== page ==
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Eat Mole Negro

Oaxaca is considered one of the top gastronomic destinations in Mexico and its rich indigenous heritaged blended with a Spanish Influence of more than 300 years is displayed in its flavorful cuisine. In Oaxaca it is possible to find many the regions of Oaxaca and Puebla it is possible to find a vast array of Moles, but it is only in Oaxaca where you can eat the king of moles, the Mole Negro, and during Dia de los Muerts families and restaurants prepare this delicacy to welcome guest both alive and dead who are expected for visit this time of the year

During this time of the year there are many restaurants where you can taste the deliciousness of Mole Negro!

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Visit the artisan Villages

One of the ways you can get more about this cultural experience is by visiting the outlying villages of Oaxaca where you can find crafts and folk art. During this time of the year artisans set up the altars of their families and it is possible to witness first hand how a Oaxacan Family welcomes their loved ones who are visiting in this special ocassion

Villages to visit

  • Arrazola & Tilcajete – Famous for its alebrijes (wooden animal carvigns)
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  • San Bartolo Coyotepec – Famous for its black pottery
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  • Teotitlan del Valle – known for its beatiful rugs (it is possible to get an cultural insight of the community with Fundación En Vía)
  • Atzompa – Green pottery
  • Jalietza – Cotton Textiles

There are many ways in which you can enjoy the Day of the Dead in Oaxaca either by Learning Spanish during this season, volunteering or just by Visiting if you want get the cultural richness of this season MOCadventures offers a unique experience carefully designed to offer you a blend of culture, gastronomy and art.

 

Oaxaca: the perfect year-round destination to Study Spanish

Oaxaca

Oaxaca, situated in the south east of Mexico with a significant share of coast line on the Pacific Ocean, is one of those fantastic year-round destinations. An average temperature of 75F/25C makes Oaxaca the perfect year-round destation to Learn Spanish, there really isn’t bad time to come!

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Here is a list of popular Oaxaca attractions through the year  to check out, whether you’re here summer or winter:

Summer

  • The Guelagueza Festival – This popular summer cultural festival of Folklore, music, art and gastronomy sets apart from the traditional dances of the Guelaguetza
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  • Hike or Bike – The Sierra Norte of Oaxaca is the perfect place to scape during the weekend to hit the slops. There are wide-open, well-groomed runs for beginners and challenging or less-groomed for experts.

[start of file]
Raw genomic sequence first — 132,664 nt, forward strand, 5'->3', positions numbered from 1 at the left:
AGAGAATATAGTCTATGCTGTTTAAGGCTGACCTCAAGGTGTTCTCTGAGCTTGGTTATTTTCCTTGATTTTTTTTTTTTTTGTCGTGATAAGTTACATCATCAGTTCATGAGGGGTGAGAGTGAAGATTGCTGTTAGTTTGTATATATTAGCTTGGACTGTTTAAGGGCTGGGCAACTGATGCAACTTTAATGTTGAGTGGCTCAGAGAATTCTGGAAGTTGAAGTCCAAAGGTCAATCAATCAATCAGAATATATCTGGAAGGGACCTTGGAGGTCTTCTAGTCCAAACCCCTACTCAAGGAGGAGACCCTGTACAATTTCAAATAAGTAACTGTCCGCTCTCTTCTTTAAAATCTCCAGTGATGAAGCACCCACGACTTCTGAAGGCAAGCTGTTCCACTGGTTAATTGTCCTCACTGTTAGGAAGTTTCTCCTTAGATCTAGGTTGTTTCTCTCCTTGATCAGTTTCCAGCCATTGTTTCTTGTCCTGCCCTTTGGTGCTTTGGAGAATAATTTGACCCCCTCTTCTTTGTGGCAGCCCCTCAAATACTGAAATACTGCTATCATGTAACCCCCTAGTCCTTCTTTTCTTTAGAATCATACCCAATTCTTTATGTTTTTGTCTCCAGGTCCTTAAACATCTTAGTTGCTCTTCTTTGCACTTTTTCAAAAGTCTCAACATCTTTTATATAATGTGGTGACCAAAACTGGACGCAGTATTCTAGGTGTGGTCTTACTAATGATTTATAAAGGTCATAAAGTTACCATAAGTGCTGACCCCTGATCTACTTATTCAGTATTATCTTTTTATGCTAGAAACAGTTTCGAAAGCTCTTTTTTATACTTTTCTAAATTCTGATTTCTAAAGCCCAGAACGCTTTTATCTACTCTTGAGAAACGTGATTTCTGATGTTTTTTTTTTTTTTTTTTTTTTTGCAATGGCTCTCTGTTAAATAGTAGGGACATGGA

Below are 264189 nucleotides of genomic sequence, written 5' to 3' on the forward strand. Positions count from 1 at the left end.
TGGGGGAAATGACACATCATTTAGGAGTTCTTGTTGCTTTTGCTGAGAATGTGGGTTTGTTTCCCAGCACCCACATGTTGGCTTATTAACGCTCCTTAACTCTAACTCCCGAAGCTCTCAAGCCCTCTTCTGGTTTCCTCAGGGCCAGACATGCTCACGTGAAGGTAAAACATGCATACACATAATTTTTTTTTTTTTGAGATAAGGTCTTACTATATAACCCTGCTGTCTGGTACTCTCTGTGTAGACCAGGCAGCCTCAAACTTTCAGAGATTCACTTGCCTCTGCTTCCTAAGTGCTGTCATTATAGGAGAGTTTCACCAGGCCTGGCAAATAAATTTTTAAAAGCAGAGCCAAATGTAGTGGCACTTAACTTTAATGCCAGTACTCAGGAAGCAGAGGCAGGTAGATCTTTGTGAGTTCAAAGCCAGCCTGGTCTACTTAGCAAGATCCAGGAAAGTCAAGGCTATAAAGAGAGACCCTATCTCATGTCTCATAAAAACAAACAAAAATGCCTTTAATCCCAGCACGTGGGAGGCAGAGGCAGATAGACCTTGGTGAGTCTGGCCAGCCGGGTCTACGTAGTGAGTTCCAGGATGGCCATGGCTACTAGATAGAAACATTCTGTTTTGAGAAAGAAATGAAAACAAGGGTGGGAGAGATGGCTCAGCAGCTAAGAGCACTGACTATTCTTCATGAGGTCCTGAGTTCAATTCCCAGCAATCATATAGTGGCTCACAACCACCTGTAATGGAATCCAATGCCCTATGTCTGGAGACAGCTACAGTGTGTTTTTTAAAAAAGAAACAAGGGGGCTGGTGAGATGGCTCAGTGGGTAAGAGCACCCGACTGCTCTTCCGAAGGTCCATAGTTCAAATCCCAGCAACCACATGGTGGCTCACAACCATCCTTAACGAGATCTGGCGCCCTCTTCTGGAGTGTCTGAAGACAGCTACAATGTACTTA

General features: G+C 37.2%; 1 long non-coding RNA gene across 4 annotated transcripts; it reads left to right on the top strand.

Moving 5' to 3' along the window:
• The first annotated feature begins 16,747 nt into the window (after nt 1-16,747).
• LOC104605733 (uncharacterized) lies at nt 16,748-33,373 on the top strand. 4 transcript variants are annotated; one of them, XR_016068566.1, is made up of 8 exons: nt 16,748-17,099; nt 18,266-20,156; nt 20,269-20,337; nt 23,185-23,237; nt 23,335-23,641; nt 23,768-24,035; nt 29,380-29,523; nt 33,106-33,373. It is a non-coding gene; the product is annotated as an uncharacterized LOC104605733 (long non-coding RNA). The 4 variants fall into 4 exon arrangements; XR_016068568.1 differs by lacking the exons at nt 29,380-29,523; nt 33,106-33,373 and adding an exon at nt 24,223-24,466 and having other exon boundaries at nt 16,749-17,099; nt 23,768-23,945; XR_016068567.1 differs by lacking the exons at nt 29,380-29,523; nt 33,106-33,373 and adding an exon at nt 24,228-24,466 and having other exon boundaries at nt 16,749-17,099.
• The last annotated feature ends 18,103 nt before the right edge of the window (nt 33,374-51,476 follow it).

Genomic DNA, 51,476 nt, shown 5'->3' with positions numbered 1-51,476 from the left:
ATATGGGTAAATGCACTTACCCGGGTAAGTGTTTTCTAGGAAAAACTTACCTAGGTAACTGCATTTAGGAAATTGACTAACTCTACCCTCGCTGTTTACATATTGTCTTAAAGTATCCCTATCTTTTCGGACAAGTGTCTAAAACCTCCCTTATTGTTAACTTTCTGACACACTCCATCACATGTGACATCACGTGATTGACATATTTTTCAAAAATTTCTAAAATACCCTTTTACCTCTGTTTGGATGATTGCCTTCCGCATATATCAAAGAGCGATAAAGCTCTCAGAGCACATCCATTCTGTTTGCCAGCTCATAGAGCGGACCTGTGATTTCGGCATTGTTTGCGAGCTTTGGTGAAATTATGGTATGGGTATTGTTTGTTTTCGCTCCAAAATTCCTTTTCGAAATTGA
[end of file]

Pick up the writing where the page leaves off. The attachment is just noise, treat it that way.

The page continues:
• Teotitlan del Valle Annual Festival – In this traditional Cultural Festival,  you can enjoy and be witness of one of the most expressive folkloric dances of Oaxaca “La danza del Pluma,” participate in the annual Tamale fair and enjoy one of the most important festivals in the central valleys of Oaxaca
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Fall

The best of all seasons to be in Oaxaca, not too hot and the rain season ends on early October letting you to enjoy the best evenings of the year and the best celebration of all Oaxacan Celebrations!

  • Day of the Dead or “Día de los Muertos” – The most time-honored and expressive holiday of Oaxaca. Although “Día de los Muertos”  is known all over Mexico, Oaxaca has become known for it’s ornately rich celebrations venerating the return of their deceased loved ones on November 1st and 2nd. During this time of the year at the Instituto Cultural Oaxaca apart from teaching Spanish we focus our culture classes on this season and students participate in our Mask Making workshop to use in our annual “comparsa”
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Winter

  • Posadas – A nine-day celebration with origins in Spain, now celebrated chiefly in Mexico, beginning on December 16th and ending on the 24th. Every Year at the Instituto Cultural Oaxaca we celebrate our annual “posada” in which we sing Christmas carols (Villancicos) and students, homestay families and children break different the piñatas made in our Piñata making workshop that takes place during the Spanish Program of December
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  • Night of the Radishes – Noche de Rabanos – A unique Oaxacan expression of the Christmas season takes places on December 23rd. Since 1897 takes places in the “zócalo”
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Spring

  • Cuaresma – Lent –  is a wonderful time to come to Oaxaca! What it is Day of the Dead in the fall, it is “Viernes de Dolores” or “Friday of Sorrows” during lent. During this season you can enjoy all the festivities around this wonderful season that starts on Ash Wednesday and ends on Easter! – During Easter is the perfect time to visit the different markets on the valley of Oaxaca, since they are provide all Oaxacans with flowers, sweets and all the ingredients for the celebrations. They are also a key component of the season!

Always is a wonderful time to come to the Oaxaca and sit at the Zocalo and enjoy the refreshing shadows of the “laurales de la india” which are not from India, but from “the indias” which back at the time of the discovery of America is where the Spanish believed they had arrived to.

For more information about the Spanish Program of the Instituto Cultural Oaxaca visit: www.icomexico.com